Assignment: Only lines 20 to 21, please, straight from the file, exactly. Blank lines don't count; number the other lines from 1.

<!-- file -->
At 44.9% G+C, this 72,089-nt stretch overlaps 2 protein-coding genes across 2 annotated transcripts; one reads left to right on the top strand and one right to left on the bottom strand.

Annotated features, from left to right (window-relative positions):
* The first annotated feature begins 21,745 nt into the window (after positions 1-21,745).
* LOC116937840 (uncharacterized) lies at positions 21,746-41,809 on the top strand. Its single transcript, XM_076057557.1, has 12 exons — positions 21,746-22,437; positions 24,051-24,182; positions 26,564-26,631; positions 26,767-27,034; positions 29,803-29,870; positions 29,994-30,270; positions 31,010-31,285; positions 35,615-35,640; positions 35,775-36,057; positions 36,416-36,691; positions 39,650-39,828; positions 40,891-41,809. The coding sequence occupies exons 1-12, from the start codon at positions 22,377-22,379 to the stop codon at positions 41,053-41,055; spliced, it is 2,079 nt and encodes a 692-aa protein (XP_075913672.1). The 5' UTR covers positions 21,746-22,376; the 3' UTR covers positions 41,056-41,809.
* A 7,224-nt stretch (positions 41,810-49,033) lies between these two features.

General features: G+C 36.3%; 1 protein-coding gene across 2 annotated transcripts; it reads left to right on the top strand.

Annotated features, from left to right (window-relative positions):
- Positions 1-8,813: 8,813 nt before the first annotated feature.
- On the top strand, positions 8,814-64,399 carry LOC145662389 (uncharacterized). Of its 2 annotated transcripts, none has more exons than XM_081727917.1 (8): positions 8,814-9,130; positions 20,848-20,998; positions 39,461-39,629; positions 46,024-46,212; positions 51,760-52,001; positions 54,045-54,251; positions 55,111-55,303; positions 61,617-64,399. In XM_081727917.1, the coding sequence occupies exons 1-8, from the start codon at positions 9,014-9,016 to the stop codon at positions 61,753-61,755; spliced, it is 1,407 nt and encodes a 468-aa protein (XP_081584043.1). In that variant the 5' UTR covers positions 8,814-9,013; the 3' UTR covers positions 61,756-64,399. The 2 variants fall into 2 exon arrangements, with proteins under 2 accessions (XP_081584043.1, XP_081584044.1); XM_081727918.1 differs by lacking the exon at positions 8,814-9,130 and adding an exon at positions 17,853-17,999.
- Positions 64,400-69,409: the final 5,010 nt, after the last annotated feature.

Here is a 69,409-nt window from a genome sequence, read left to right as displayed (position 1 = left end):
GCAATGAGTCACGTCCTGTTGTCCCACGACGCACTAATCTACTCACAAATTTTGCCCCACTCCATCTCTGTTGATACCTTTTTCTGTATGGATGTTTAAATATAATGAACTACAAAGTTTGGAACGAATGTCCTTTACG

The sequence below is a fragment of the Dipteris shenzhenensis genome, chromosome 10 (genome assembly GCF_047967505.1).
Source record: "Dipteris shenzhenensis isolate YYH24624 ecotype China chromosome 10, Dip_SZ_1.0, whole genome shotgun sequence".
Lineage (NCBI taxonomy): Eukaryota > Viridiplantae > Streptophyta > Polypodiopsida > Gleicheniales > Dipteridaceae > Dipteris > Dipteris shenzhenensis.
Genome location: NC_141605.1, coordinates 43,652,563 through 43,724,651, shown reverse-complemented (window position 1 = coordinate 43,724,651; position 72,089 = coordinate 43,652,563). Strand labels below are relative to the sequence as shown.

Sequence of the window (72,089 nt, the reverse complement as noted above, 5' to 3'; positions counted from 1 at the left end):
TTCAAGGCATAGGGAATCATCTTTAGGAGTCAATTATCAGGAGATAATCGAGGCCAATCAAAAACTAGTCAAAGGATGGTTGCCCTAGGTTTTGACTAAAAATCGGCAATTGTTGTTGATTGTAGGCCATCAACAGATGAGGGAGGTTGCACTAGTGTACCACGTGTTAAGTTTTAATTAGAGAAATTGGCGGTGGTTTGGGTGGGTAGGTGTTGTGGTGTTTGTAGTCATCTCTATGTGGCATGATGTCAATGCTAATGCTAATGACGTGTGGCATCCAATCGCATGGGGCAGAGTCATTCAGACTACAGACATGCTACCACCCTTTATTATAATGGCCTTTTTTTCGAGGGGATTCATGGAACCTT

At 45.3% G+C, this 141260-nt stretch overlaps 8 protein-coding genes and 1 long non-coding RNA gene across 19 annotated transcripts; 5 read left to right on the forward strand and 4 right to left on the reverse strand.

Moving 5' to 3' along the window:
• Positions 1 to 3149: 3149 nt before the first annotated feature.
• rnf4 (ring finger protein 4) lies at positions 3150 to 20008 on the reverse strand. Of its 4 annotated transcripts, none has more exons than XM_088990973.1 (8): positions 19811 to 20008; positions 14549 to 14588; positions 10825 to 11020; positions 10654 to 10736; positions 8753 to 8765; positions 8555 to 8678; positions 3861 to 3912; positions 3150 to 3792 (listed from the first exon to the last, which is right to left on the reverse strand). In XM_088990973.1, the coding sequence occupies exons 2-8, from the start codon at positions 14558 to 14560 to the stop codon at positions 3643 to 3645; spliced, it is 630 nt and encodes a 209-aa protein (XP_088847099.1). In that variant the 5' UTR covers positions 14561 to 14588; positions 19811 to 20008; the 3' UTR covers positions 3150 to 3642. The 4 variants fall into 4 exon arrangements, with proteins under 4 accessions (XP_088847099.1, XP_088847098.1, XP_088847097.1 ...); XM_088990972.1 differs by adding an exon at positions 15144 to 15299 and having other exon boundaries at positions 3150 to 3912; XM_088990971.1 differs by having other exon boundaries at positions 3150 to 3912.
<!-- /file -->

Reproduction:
Moving 5' to 3' along the window:
• Positions 1 to 3149: 3149 nt before the first annotated feature.